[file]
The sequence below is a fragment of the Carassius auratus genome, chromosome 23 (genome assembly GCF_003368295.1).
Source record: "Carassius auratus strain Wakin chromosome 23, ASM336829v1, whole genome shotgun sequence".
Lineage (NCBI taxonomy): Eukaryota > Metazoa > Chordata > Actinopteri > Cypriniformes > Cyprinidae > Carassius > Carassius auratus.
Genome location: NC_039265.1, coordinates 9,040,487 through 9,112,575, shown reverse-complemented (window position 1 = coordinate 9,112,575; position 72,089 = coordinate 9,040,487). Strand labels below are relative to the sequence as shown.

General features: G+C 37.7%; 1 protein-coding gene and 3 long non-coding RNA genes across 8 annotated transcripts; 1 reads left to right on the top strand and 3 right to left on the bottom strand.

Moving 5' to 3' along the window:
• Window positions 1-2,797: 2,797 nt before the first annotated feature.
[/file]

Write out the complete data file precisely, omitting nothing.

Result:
The sequence below is a fragment of the Carassius auratus genome, chromosome 23 (genome assembly GCF_003368295.1).
Source record: "Carassius auratus strain Wakin chromosome 23, ASM336829v1, whole genome shotgun sequence".
Lineage (NCBI taxonomy): Eukaryota > Metazoa > Chordata > Actinopteri > Cypriniformes > Cyprinidae > Carassius > Carassius auratus.
Genome location: NC_039265.1, coordinates 9,040,487 through 9,112,575, shown reverse-complemented (window position 1 = coordinate 9,112,575; position 72,089 = coordinate 9,040,487). Strand labels below are relative to the sequence as shown.

General features: G+C 37.7%; 1 protein-coding gene and 3 long non-coding RNA genes across 8 annotated transcripts; 1 reads left to right on the top strand and 3 right to left on the bottom strand.

Moving 5' to 3' along the window:
• Window positions 1-2,797: 2,797 nt before the first annotated feature.